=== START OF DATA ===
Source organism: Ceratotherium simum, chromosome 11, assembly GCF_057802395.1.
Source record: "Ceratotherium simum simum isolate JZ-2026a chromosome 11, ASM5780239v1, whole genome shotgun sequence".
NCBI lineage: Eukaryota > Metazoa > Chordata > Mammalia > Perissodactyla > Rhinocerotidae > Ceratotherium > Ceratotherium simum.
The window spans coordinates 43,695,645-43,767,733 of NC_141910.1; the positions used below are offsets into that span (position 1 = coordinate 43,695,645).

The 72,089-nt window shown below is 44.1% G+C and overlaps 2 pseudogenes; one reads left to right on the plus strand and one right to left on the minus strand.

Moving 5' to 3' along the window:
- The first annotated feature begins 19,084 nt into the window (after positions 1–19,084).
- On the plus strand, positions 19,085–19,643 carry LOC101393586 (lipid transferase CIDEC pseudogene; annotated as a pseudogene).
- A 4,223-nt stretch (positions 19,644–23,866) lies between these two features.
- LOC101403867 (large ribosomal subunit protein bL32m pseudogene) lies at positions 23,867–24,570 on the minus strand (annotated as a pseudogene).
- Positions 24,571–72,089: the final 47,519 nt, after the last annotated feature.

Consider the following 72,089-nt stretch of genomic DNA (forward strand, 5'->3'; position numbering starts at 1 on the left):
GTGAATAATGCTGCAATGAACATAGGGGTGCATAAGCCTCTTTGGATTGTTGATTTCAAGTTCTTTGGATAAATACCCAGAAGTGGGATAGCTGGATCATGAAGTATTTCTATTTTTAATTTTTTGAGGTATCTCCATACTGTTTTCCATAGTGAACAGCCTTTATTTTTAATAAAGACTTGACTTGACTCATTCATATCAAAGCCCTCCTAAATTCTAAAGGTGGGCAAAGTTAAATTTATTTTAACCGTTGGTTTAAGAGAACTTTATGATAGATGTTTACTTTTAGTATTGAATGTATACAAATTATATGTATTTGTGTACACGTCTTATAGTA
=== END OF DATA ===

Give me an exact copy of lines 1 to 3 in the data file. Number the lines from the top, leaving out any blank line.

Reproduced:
Source organism: Ceratotherium simum, chromosome 11, assembly GCF_057802395.1.
Source record: "Ceratotherium simum simum isolate JZ-2026a chromosome 11, ASM5780239v1, whole genome shotgun sequence".
NCBI lineage: Eukaryota > Metazoa > Chordata > Mammalia > Perissodactyla > Rhinocerotidae > Ceratotherium > Ceratotherium simum.